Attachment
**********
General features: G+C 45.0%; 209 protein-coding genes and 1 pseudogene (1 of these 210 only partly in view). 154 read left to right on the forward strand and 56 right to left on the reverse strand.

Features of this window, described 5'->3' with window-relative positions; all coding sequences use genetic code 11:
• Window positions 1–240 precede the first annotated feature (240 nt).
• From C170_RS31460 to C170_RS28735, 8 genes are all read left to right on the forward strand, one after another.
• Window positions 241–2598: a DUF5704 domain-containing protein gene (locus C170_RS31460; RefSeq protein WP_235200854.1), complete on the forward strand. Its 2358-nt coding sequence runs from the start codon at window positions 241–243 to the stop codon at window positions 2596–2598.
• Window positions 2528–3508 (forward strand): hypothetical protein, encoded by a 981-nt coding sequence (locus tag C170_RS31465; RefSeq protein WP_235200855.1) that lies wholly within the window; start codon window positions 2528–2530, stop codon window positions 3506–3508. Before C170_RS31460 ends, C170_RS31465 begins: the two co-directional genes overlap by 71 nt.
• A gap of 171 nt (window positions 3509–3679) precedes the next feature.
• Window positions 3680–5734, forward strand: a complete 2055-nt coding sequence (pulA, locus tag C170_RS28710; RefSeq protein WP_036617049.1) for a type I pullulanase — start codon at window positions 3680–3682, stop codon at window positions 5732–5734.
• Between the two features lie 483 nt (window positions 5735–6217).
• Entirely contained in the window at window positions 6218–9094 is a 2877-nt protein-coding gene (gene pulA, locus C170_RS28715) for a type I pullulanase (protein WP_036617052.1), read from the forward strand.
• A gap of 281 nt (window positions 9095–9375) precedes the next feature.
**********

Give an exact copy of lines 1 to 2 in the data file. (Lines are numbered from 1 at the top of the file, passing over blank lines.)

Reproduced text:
General features: G+C 45.0%; 209 protein-coding genes and 1 pseudogene (1 of these 210 only partly in view). 154 read left to right on the forward strand and 56 right to left on the reverse strand.

Features of this window, described 5'->3' with window-relative positions; all coding sequences use genetic code 11: